from RM4.9 billion in 1995 to RM35.9 billion in 1999.
I would like to add here that although the USD is worth
3.8 Ringgit, in purchasing power terms the Malaysian
Ringgit in Malaysia is equal to one USD in America.
While total assets in the Islamic banking sector stood
at only 6.9 per cent of total banking assets in the
year 2000, the Islamic banking sector is targeted to
capture at least 20 per cent of the banking market
share by year 2010.

14. Takaful assets account for a relatively low
percentage of the total assets of insurance funds, but
there is significant potential for increasing market
penetration, given that there is a low level of life
insurance penetration, especially among the Muslim
population.

15. In the offshore market we have established an
International Offshore Financial Centre to provide a
platform for banking and fund raising activities
denominated in foreign currencies. The Labuan Offshore
Financial Services Authority (LOFSA) has identified
Islamic financial services and products as a niche
area.

16. We have learnt many lessons from the Asian
currency crisis. We learnt about the greed of currency
traders; we learnt about the fickleness of portfolio
flows; we learnt about the “credibility and
professionalism” of the so-called analysts and economic
experts – cheering an economy one day and blowing it to
smithereens the next day, basing their comments usually
on tendentious media reports, having almost never
visited or studied in depth the situation on the
ground.

17. Most importantly, we learnt about the pains that
unfettered globalisation and unchecked liberalisation
can inflict on developing economies. We learnt about
the importance of equipping ourselves, our
institutions, our enterprises and indeed our economy
with the knowledge and the skills and the intrinsic
strengths to cope with the tidal wave of globalisation.
We learnt that for developing economies, political
sovereignty without economic sovereignty cannot ensure
true independence for our nation. The people who
conceived globalisation did not do it for charity.
They had and they still have their own acquisitive
interest at heart. This fact we have always borne in
mind.

18. In this regard we in Malaysia are determined to
ensure that we put the lessons that we have learnt
especially from the currency manipulations to good use.

19. On the international front, Malaysia together with
other developing economies must continue to demand a
more equitable distribution of the fruits of
globalisation and a check on economic bullying
practices which are carried out in the name of
globalisation, free markets and portfolio flows. The
pressure tactics, the `green room’ approach, used at
WTO meetings must cease.

20. On the domestic front, we have resolved to
strengthen ourselves, our institutions, our markets,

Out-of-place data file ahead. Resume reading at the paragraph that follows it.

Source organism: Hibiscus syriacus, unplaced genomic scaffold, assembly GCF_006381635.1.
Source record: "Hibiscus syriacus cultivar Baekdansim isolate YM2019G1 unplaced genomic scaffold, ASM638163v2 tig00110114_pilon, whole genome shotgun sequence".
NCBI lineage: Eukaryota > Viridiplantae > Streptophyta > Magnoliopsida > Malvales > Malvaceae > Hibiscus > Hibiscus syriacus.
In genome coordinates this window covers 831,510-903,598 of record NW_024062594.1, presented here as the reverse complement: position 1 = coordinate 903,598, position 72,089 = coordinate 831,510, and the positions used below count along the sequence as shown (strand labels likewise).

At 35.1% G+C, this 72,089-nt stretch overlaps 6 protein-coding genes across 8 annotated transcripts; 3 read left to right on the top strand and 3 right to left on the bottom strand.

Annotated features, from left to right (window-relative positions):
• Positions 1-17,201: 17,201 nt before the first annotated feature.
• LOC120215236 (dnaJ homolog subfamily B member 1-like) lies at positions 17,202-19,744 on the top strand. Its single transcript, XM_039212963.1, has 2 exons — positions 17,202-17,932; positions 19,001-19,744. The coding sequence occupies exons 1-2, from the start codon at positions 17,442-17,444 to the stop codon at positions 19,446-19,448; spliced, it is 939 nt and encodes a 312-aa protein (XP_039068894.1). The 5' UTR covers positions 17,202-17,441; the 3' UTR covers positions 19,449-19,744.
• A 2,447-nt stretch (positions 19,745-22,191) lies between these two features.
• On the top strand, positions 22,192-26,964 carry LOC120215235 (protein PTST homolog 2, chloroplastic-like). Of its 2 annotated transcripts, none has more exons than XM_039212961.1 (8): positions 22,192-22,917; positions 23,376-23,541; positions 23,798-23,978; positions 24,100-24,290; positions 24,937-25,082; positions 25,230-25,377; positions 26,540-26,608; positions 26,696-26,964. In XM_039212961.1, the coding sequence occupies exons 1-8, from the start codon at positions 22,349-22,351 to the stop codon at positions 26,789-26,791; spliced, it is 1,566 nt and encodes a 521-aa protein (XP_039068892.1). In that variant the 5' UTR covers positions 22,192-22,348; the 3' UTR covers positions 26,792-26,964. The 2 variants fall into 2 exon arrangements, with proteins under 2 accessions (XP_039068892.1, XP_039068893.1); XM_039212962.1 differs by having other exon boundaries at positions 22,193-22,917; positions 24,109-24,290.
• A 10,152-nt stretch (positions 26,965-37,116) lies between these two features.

our intermediaries and our investors so that we are
better prepared to face the ups and downs of the
economic cycle.

21. As we pursue all these measures, it is imperative
that we ensure efficient and sufficient mobilisation of
funds at home and abroad to support these increasingly
capital intensive economic activities. It is vital
that the capital market efficiently allocate available
funds to further generate growth and to ensure that we
are not overly reliant on foreign capital even as we
welcome long-term foreign capital with open arms. FDI
is not always about bringing in capital. More often
the capital is borrowed locally and used to pay for
imported machinery etc., resulting in an outflow of
capital rather than inflow. If local borrowing is not
allowed then the investments may not be made. This
talk about inflow of funds due to FDI need to be
clarified. We must therefore ensure that our capital
market, indeed our entire financial system, are made
more resilient and the supporting framework more
robust, so that we can better absorb future shocks
arising from a yet to be regulated international
financial market. It is for this reason that just over
a year ago the government endorsed the Capital Market
Masterplan and the Financial Sector Masterplan
initiated and prepared by the Securities Commission and
Bank Negara Malaysia respectively.

22. The Capital Market Masterplan is a comprehensive
10-year plan which charts the strategic positioning and
future direction of the Malaysian capital market for
the next 10 years. It seeks to ensure that the private
sector as the engine of economic growth will continue
to be able to have all their financing needs met – with
market institutions that are strong, resilient and
competitive; with intermediaries having high standards
of professionalism and technical skills; a regulatory
framework that is strong yet facilitative and, most
importantly, a sufficient array of products to meet
risk-reward profiles of issuers and the increasingly
sophisticated and deep-pocketed investors.

23. With respect to the Islamic capital market, the
Capital Market Masterplan has identified as a key
objective the establishment of a Malaysian
international Islamic capital market centre. In the
pursuit of these objectives, four key strategies have
been identified, namely: to facilitate the development
of a wide range of competitive products and related
services; to create a viable market for the effective
mobilisation of Islamic funds; to ensure appropriate
and comprehensive accounting, tax and regulatory
framework; to enhance the value recognition of the
Malaysian Islamic capital market internationally.

24. In the early stages of the Islamic financial
market development, products offered in the
conventional financial market were evaluated, assessed
and where appropriate adapted to ensure conformance
with the Syari’ah.

25. While the approach of imitation and adaptation has
served us well in getting the Islamic capital market
started and in enabling it to leapfrog into the wider
financial system, it is clear that this approach alone
is not sufficient for us to efficiently mobilise Muslim
funds and provide a sufficient array of instruments for
investors and issuers looking for Syari’ah compliant